The Marvel Studios Double-Standard
Why is it that fans seem to be biased towards Marvel Studios films, while disparaging towards adaptations from other companies?
Recently, I have noticed a trend on this site and others that I find legitimately confusing. Fans very rarely complain (extensively, at least) about changes made to films by Marvel Studios, particularly after release, but they tear apart films from other studios for making similar changes. Films from companies such as 20th Century Fox and Sony are called "not true Marvel films" for taking liberties from the source material, with fans claiming if they were in the hands of Marvel Studios, they would be handled with more reverence to the original stories. However, I find that Marvel Studios has made several changes from the source that are quite drastic, and yet they get a free pass. Take these incidences, for example:
-Marvel Studios used Pepper Pots as a love interest for Tony Stark, where she was originally linked with Happy Hogan.
-To my knowledge, Obadiah Stane never had a personal connection to Tony, and of course, was not responsible for the assassination attempt on him in the Middle East that led him on the path to becoming Iron Man (originally Vietnam).
-Ivan Vanko, the primary antagonist of Iron Man 2, is not a character that appears in the comics. He is a amalgamation of two Iron Man villains, Whiplash and Crimson Dynamo. His father's name, Anton Vanko, is the identity of the first Crimson Dynamo. Anton's backstory as a disgruntled Stark employee, combined with Ivan's partnership with Justin Hammer, is derived from Whiplash. The initial harness used is a callback to Whiplash, while the bulky armor he wears towards the end of the film is reminiscent of the Crimson Dynamo (sans color). This still does not justify the fact that he is not a villain or character that ever appeared in the comics; he is a creation of the film created by combining two characters.
-Justin Hammer was made much younger in the movie; around Tony's age. In the comics, he appears to be in his later 80s/early 90s. The personality is completely different.
-The Abomination looks nothing like his comic book counterpart. I recall little outrage at how much they changed his appearance, while every article involving the Lizard from the upcoming The Amazing Spider-Man derides the lack of a snout, thought the design is reminiscent of the Steve Ditko original.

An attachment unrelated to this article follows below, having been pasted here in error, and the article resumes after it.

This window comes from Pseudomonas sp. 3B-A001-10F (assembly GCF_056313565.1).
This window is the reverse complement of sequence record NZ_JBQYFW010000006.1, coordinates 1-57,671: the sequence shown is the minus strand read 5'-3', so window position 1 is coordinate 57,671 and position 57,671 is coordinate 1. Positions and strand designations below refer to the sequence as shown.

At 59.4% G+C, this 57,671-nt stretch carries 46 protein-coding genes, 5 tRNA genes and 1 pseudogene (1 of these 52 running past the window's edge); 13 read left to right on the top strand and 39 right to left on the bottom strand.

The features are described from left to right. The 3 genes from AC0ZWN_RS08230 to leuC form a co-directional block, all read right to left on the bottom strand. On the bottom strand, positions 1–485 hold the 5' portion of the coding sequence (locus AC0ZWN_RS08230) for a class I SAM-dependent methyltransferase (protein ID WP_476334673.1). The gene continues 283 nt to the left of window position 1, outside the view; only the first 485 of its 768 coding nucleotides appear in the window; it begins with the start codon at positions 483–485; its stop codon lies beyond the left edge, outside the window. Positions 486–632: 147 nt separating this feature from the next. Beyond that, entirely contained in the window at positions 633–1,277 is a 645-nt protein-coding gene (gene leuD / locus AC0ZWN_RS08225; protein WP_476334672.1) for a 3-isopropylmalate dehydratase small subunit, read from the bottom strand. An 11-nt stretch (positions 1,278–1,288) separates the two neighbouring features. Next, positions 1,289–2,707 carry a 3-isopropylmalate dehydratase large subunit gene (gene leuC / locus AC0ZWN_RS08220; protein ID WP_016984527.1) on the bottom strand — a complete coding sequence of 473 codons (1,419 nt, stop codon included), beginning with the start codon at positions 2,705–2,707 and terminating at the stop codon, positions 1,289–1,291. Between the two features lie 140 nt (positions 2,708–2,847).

-Thor's Donald Blake identity from the original comics was done away with, referred to in a throwaway joke.
-Jane Foster is no longer a nurse or physician.
-Bucky was around Captain America's age. While this is a deviation from the original comics, the case could be made that they derived this from the Ultimate comics.
-The Red Skull had no ties to Dr. Erksine or the Super-Soldier formula. He also had no connection the to Hyrda organization.
I could go on further, but it would serve little purpose. Let it be known that I am in no way deriding the Marvel Studios films or pointing out reasons as to why I think they are bad films or poor adaptations. The Avengers is currently my favorite superhero film of all time, Iron Man my third. The other four are all within my top ten, and I am ecstatic to see where the MCU goes next. I do not believe that changes to the source material are necessarily a bad thing, as oftentimes they lead to a better, more exciting film. What works on the page does not always work on screen, and I encourage filmmakers to give us something fresh, even if it means altering the source material or combining bits and pieces of it in ways give fans something new and original.
The point I'm trying to make, is that fans are able to see past glaring changes to the source material with these films, while not with others. In fact, these changes are many fans' reasons as to why they consider them to be horrible films, even if they have yet to be released. X-Men: First Class was torn apart by many fans for ignoring the comic lore and making drastic changes to both characters and events. The Amazing Spider-Man is currently suffering the same scrutiny, mostly towards the Lizard's appearance, the rumored changes to Spider-Man's origin, and Peter Parker's modernized social status. Many fans still claim the Joker from The Dark Knight wasn't the "real" joker, as he wasn't acid-bleached with chemicals, while Bane and Catwoman receive the same amount of derision. Some claim that with the changes made to the Bane character, they should have named him something else, though the same could easily be said about Iron Man 2's Whiplash or The Incredible Hulk's Abomination. On the more nit-picky, OCD, basement-dwelling fanboy side of things, Catwoman receives flack simply for not wearing her trademark cowl in The Dark Knight Rises, while many seem to have gotten over Thor's lack of helmet after realizing it takes little away from the film.
The question I ask is, why does this double-standard exist? Is it simply because the MCU films are produced by Marvel Comic's own film studio? Is it the shared continuity? That would certainly explain why many use "give the rights back to Marvel" as an solution to changes made in non-Marvel Studios films, while pro-Marvel bias would lend itself towards the negative sentiments Nolan's Batman trilogy has been receiving on this site recently. What do you believe is the cause of this double-standard? Or, is there no double-standard, and I'm simply delusional? Leave your thoughts below.
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